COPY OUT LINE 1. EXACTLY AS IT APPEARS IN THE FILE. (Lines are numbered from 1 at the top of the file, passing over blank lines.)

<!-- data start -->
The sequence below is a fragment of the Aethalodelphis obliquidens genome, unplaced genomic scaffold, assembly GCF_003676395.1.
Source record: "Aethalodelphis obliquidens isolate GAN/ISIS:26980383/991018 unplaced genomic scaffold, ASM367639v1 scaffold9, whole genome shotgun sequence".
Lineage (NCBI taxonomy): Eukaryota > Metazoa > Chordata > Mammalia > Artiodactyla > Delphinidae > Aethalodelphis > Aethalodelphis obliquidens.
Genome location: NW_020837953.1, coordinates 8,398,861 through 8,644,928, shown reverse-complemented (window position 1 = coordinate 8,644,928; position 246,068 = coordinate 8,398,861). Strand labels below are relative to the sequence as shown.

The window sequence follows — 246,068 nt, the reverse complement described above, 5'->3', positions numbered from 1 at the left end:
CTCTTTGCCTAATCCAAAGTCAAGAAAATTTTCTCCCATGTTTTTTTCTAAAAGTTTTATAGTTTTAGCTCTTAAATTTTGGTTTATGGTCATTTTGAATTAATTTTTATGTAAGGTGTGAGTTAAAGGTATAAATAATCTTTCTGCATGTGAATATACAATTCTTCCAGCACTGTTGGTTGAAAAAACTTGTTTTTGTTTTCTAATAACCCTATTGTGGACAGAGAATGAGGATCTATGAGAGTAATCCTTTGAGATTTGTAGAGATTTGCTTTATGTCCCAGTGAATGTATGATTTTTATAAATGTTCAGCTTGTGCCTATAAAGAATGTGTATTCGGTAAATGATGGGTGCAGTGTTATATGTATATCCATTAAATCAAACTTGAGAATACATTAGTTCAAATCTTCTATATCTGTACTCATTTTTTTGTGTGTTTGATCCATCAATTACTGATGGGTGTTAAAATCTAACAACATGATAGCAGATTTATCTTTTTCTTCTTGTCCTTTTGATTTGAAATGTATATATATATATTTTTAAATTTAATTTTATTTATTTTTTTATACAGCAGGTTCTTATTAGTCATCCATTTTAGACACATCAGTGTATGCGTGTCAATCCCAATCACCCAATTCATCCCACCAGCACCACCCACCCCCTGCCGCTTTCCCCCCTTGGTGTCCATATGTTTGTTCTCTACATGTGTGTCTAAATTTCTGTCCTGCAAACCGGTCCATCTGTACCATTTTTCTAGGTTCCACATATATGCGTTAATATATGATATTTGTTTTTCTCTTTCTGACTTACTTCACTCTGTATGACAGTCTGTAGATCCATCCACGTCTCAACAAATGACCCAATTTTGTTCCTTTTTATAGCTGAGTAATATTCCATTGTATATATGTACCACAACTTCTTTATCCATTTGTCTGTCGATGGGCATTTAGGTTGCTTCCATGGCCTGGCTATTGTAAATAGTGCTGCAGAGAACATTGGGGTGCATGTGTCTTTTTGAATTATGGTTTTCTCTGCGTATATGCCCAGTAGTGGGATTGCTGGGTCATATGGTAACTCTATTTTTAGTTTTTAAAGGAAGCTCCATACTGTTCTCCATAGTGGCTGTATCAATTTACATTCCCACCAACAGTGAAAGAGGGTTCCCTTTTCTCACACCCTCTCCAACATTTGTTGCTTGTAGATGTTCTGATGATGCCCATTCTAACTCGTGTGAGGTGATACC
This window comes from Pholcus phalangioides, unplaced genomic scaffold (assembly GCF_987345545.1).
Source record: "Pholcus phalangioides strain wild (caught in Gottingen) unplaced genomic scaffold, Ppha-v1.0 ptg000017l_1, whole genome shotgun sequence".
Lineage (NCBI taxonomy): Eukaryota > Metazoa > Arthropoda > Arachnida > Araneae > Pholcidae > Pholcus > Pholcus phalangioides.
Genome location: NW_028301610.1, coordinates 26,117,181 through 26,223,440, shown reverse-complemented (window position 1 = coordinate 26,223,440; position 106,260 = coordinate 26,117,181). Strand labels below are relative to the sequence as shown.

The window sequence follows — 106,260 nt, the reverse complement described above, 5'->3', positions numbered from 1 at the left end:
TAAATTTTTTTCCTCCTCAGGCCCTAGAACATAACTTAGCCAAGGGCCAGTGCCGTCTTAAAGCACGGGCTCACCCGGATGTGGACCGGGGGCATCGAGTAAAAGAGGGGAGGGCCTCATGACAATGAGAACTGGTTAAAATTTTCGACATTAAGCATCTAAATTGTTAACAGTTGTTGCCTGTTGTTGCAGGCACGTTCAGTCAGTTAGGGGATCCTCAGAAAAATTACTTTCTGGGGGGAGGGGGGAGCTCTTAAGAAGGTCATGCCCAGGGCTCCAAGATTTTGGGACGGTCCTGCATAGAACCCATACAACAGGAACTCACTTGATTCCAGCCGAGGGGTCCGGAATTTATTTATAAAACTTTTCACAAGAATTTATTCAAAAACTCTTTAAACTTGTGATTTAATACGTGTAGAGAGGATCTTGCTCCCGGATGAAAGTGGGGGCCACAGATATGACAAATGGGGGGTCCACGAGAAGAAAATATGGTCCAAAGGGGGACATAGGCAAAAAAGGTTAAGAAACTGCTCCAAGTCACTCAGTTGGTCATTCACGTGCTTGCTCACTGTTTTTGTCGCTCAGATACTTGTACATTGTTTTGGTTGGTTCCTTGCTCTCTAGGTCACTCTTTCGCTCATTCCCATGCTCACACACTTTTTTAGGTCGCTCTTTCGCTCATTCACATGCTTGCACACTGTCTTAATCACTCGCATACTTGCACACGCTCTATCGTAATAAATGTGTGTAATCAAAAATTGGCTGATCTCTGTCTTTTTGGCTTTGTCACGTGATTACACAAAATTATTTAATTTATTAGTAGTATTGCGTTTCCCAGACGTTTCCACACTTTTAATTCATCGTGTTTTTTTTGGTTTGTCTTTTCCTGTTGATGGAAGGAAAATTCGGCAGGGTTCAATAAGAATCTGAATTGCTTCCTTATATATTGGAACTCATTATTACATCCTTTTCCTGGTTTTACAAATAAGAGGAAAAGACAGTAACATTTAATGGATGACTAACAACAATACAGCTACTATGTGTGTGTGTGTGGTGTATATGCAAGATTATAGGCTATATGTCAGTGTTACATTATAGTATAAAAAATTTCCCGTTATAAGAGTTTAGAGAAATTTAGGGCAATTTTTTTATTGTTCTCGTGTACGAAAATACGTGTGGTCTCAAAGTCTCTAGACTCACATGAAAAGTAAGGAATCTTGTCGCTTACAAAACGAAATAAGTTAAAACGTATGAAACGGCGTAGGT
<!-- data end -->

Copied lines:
The sequence below is a fragment of the Aethalodelphis obliquidens genome, unplaced genomic scaffold, assembly GCF_003676395.1.